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Computing and Information Services

Frequently Asked Questions

List of FAQ categories

Email (General)

+How can I email all my students at once?

A mailing list can be created by following the instructions at:

+How do I find out what my Durham email address is?

Vist the user details web page at:

https://www.dur.ac.uk/its/password/userdetails/

You will be prompted for your CIS username and password. Your email address will be displayed along with other useful information.

This web page is also available from the ITS Utilities menu on NPCS and MDS systems.

+How should I respond to unwanted email -- should I just delete or reply with unsubscribe?

It is a frequent occurrence to receive unwanted email messages, often advertising pornography or 'get-rich-quick' schemes. Many of these unwanted email messages inform you that you can "unsubscribe" or be "deleted" from the mailing list by replying to the sender. Our advice is that, in general, you should NEVER do this. By sending back an "unsubscribe" or "delete" message in response to an unsolicited email, you are confirming to the sender that your email address is valid, and that you are reading the email messages. This is most likely to cause your address to be added to more lists, and increase the unwanted email that you receive. Unless the unwanted email is itself pornographic or offensive, our advice is to just hit the DELETE button whenever you receive such a message. If the email is pornographic or offensive, please forward it to itservicedesk@durham.ac.uk (always with the full message header information).

+I am having problems sending large files via email, what can I do?

If you wish to send a large file to a correspondent, please put the file in your public_html directory and send the URL to your correspondent. This is the efficient way to deal with large attachments.

+I received spam that claims to come from my own address, has my account been compromised?

Keep in mind that most email headers are easily forged and may contain anything at all. Spammers use a variety of techniques to confuse recipients, presumably in an effort to minimize complaints. One such technique is to send their junk with headers that make it look like it came from the recipient.

Unfortunately, this is a common problem on the internet. This happens to all institutions and we are powerless to stop spammers from spoofing Durham email addresses to making users believe an email was sent from a certain address.

+Is it possible to set email groups by course code?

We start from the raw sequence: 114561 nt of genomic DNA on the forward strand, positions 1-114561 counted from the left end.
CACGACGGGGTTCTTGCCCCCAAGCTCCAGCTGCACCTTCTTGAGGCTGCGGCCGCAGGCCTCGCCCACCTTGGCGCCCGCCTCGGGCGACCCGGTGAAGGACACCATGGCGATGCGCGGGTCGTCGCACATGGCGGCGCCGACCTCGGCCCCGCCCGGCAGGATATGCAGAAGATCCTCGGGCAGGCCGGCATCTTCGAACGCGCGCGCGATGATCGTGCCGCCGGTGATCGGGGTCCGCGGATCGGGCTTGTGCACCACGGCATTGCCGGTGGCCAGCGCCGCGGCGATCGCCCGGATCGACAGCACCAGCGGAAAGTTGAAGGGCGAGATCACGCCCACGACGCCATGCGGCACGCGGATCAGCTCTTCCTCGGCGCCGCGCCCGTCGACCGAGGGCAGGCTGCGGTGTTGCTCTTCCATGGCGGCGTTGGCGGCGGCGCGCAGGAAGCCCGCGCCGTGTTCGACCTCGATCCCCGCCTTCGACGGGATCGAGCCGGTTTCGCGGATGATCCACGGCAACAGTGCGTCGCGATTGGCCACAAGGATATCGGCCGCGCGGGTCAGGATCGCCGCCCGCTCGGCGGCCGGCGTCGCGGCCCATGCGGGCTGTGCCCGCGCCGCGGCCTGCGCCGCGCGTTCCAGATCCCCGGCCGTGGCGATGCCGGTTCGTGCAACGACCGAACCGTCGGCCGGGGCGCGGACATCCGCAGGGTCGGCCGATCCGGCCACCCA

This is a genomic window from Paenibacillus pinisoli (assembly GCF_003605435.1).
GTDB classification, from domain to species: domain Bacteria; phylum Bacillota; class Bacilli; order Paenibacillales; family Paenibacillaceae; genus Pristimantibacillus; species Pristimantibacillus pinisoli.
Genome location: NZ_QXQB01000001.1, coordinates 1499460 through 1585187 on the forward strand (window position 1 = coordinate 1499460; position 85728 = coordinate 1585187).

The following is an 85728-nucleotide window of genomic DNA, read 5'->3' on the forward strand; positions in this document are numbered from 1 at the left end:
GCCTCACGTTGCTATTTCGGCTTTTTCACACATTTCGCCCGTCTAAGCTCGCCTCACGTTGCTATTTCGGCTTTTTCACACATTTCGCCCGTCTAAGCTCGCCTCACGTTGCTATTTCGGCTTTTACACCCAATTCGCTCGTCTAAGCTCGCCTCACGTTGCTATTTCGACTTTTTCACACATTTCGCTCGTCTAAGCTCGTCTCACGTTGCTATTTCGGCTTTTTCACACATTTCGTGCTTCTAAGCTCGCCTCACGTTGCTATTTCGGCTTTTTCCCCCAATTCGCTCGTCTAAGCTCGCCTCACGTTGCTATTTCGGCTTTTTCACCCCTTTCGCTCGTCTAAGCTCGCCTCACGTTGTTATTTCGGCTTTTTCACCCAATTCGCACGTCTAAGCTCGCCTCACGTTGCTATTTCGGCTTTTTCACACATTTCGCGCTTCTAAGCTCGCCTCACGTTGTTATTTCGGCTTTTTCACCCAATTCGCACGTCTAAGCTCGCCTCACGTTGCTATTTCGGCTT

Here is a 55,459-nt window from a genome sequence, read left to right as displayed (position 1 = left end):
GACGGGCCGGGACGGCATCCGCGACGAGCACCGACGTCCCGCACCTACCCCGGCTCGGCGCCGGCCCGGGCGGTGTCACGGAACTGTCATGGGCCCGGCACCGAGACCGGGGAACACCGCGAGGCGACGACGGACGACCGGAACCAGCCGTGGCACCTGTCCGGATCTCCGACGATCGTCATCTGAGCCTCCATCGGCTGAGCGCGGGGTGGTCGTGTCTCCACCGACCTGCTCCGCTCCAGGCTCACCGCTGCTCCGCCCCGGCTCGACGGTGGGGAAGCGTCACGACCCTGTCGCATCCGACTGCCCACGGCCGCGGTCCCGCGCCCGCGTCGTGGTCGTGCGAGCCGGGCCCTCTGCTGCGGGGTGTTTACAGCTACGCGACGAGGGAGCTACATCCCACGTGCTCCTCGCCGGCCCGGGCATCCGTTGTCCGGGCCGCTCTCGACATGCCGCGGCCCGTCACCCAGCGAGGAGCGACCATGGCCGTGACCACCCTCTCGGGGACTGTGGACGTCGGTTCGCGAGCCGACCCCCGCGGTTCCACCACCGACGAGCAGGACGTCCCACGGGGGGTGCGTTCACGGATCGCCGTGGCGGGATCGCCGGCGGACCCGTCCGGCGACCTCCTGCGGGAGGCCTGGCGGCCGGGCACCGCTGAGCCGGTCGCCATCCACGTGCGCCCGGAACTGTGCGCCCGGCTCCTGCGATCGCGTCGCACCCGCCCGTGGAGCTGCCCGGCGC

Yes, indeed we encourage this. Please forward details of the courses, lists, etc. to postmaster@durham.ac.uk

+Is there any email best practice advice?

Please see the URL below for further details.

http://www.dur.ac.uk/its/services/email/goodpractice/

+What is Major Cool?

MajorCool is a WWW interface to Majordomo. It can be used if you are a list-owner wanting to change a list in some way. More details on Major Cool can be found at:

+What is the policy on e-mail filtering?

As a result of pressure from some users who felt ITS should do something to prevent the delivery of unsolicited unpleasant mail, Departments and Colleges were asked for their views. Many responses were received, both personal and representing Departmental/College views. Only a handful of individual responses were in favour of email filtering. Overwhelmingly, the view was that mail should not be filtered and the main reasons given were:

  • the University should not censor mail
  • it is difficult to define what constitutes 'unpleasant'
  • it is difficult to filter without losing mail which should be delivered
  • there are fears about slowing down the mail delivery process
  • spam and unpleasant mail is usually easy to detect and simple to delete

Consequently, the following University policy on the delivery of email was agreed at IT Strategy Committee on 11th February 2002. It is the users' responsibility to delete unwanted email. Email should be delivered without filtering but should be scanned for viruses. Mail that is SUSPECTED to be unsolicited junk mail (also known as SPAM) will be tagged as such in the message header. Such messages can be automatically filtered to a specific folder in most email clients and OWA but will still be delivered.

However in accordance with IT Strategy policy (minute 24(e), http://www.dur.ac.uk/committees/IT-Strategy-Committee/2004-11-02m.pdf), a revised method for dealing with spam email has been adopted by the ITS mail gateways systems since Easter 2005. In addition to the user selectable method for filtering mail by a 'mid-range' spam score, an additional 'top-range' score has been introduced above which email will be discarded automatically. Unlike the existing opt-in filter mechanism, this top level discard will be an opt-out approach. In effect it will divide the spectrum of email spam score into three bands; a top band which will be automatically discarded, a mid range band which can be discarded or filtered into folders at the user's choice, and a low band which is assumed to be valid email and appears in the users inbox.

Trials of this approach indicate that 30-40% of email which would otherwise get delivered towards the user's account, is removed on entry to the campus network. Adoption of this approach has significant benefits to the efficiency of the email delivery process. Users wishing to opt out of this method altogether, which we do not recommend, will be able to do so by contacting the IT Service Desk